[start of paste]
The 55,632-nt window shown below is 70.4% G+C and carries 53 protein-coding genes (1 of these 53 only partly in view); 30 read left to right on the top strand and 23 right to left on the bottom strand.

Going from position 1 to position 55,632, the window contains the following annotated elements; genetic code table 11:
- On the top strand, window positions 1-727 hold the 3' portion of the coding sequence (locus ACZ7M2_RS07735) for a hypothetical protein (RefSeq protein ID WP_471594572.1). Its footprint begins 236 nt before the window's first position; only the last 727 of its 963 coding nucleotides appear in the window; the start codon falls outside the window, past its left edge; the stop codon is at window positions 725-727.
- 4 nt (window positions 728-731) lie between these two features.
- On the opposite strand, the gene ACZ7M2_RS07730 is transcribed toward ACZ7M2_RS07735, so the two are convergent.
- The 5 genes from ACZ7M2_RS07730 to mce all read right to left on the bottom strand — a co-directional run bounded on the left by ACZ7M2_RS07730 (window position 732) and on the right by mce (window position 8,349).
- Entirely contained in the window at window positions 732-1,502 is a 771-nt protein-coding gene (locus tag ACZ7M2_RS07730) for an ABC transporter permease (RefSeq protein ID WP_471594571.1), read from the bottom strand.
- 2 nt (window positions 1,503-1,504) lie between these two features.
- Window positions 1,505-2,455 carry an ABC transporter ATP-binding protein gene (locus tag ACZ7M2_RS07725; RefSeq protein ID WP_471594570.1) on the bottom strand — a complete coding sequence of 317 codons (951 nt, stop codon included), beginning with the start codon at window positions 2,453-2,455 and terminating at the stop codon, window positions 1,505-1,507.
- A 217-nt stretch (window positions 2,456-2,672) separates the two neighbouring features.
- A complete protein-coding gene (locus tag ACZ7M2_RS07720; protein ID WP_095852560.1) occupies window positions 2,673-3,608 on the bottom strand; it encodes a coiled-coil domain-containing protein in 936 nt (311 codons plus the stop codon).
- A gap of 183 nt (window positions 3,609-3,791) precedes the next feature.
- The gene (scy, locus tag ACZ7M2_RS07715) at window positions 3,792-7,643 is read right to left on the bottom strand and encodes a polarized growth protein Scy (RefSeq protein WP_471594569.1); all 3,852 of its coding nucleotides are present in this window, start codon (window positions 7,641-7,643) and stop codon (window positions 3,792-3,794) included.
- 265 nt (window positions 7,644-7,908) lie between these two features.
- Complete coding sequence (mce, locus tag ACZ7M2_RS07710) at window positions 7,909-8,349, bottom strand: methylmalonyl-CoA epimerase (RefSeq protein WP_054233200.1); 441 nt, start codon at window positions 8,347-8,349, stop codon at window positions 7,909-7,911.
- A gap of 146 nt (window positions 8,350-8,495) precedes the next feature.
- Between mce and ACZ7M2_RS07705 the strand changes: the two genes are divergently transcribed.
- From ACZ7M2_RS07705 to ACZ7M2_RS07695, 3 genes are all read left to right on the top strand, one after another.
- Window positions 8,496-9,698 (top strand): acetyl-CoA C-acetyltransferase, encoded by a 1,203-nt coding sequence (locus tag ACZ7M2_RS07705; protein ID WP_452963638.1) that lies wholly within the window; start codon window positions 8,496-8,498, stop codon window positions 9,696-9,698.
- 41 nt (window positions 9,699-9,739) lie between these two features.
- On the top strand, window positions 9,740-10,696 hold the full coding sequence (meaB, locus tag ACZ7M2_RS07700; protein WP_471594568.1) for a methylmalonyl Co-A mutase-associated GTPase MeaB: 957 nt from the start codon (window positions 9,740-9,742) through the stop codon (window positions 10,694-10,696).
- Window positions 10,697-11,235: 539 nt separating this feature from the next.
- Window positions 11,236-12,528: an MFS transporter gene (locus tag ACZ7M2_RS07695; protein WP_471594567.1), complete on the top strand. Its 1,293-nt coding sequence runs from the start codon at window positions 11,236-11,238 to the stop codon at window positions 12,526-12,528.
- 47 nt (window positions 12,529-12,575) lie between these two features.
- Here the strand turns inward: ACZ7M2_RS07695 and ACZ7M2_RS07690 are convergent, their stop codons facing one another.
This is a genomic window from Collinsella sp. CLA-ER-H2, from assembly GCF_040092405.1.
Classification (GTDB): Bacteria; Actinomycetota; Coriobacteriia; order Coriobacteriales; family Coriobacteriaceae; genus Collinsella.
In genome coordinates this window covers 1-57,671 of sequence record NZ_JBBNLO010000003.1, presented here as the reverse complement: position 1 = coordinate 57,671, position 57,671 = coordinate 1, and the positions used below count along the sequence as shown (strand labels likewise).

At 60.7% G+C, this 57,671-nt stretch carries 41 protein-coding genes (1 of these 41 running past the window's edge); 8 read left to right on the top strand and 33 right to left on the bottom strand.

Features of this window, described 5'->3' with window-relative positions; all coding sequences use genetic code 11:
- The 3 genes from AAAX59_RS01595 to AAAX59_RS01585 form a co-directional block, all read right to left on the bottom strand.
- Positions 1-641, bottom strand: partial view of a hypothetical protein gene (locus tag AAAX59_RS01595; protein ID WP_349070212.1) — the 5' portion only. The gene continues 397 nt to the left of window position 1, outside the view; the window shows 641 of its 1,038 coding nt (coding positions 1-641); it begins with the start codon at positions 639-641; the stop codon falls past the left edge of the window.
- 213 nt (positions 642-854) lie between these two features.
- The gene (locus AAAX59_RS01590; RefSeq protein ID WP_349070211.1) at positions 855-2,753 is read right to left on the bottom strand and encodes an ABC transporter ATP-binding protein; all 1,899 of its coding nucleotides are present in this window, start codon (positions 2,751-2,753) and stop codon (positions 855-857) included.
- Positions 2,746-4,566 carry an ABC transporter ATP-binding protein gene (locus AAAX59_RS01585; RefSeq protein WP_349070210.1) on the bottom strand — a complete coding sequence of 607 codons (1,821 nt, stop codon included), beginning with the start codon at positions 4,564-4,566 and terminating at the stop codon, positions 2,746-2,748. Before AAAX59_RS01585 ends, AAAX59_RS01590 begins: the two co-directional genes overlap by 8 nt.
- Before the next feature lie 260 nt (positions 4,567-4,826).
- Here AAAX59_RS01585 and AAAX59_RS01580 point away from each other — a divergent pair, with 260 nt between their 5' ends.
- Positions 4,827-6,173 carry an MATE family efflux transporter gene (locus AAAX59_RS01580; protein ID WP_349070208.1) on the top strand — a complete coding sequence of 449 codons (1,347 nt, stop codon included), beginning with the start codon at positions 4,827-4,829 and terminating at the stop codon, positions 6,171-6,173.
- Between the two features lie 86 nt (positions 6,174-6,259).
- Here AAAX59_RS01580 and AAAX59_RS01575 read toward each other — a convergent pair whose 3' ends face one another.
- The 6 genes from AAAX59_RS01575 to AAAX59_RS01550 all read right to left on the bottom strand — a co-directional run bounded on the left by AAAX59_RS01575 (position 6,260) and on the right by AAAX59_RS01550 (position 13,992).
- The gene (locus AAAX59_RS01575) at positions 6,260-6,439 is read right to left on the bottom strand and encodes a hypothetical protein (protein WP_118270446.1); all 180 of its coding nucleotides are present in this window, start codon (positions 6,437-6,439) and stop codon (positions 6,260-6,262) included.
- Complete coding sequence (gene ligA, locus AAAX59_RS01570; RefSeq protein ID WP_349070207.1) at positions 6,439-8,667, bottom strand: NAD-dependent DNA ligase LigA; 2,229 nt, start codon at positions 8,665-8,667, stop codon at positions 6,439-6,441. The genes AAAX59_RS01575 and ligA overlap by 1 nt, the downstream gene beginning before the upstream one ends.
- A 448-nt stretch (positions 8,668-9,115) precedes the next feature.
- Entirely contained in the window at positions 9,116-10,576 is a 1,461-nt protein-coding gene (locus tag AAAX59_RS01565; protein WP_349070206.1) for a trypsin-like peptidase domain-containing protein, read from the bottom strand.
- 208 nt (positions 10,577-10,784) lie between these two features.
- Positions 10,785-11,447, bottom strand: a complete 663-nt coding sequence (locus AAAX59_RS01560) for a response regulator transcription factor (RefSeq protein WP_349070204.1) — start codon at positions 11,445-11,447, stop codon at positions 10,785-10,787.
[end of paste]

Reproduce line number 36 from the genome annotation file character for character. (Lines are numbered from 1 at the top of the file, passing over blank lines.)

- Before the next feature lie 260 nt (positions 4,567-4,826).